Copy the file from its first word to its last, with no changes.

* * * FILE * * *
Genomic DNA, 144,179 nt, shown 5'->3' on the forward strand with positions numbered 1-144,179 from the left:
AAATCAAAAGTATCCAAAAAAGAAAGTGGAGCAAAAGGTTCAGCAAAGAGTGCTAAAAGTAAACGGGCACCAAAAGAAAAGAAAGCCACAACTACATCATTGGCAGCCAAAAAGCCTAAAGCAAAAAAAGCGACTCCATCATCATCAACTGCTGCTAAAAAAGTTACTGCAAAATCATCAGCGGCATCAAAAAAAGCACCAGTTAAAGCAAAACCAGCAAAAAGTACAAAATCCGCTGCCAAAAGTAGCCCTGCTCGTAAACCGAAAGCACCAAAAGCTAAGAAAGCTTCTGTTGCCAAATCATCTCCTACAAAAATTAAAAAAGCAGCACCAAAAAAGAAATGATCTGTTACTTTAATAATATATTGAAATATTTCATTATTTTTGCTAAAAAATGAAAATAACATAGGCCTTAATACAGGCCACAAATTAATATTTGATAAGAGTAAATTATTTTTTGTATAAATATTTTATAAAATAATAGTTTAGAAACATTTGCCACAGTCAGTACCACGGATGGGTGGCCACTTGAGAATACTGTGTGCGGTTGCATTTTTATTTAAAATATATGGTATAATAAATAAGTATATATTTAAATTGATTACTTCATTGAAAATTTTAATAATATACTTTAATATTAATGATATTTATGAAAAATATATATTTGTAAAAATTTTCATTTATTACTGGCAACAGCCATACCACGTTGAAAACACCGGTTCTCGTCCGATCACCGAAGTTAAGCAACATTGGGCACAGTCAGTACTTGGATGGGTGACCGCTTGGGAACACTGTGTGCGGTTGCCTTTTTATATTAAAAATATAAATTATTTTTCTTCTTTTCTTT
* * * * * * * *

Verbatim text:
Genomic DNA, 144,179 nt, shown 5'->3' on the forward strand with positions numbered 1-144,179 from the left:
AAATCAAAAGTATCCAAAAAAGAAAGTGGAGCAAAAGGTTCAGCAAAGAGTGCTAAAAGTAAACGGGCACCAAAAGAAAAGAAAGCCACAACTACATCATTGGCAGCCAAAAAGCCTAAAGCAAAAAAAGCGACTCCATCATCATCAACTGCTGCTAAAAAAGTTACTGCAAAATCATCAGCGGCATCAAAAAAAGCACCAGTTAAAGCAAAACCAGCAAAAAGTACAAAATCCGCTGCCAAAAGTAGCCCTGCTCGTAAACCGAAAGCACCAAAAGCTAAGAAAGCTTCTGTTGCCAAATCATCTCCTACAAAAATTAAAAAAGCAGCACCAAAAAAGAAATGATCTGTTACTTTAATAATATATTGAAATATTTCATTATTTTTGCTAAAAAATGAAAATAACATAGGCCTTAATACAGGCCACAAATTAATATTTGATAAGAGTAAATTATTTTTTGTATAAATATTTTATAAAATAATAGTTTAGAAACATTTGCCACAGTCAGTACCACGGATGGGTGGCCACTTGAGAATACTGTGTGCGGTTGCATTTTTATTTAAAATATATGGTATAATAAATAAGTATATATTTAAATTGATTACTTCATTGAAAATTTTAATAATATACTTTAATATTAATGATATTTATGAAAAATATATATTTGTAAAAATTTTCATTTATTACTGGCAACAGCCATACCACGTTGAAAACACCGGTTCTCGTCCGATCACCGAAGTTAAGCAACATTGGGCACAGTCAGTACTTGGATGGGTGACCGCTTGGGAACACTGTGTGCGGTTGCCTTTTTATATTAAAAATATAAATTATTTTTCTTCTTTTCTTT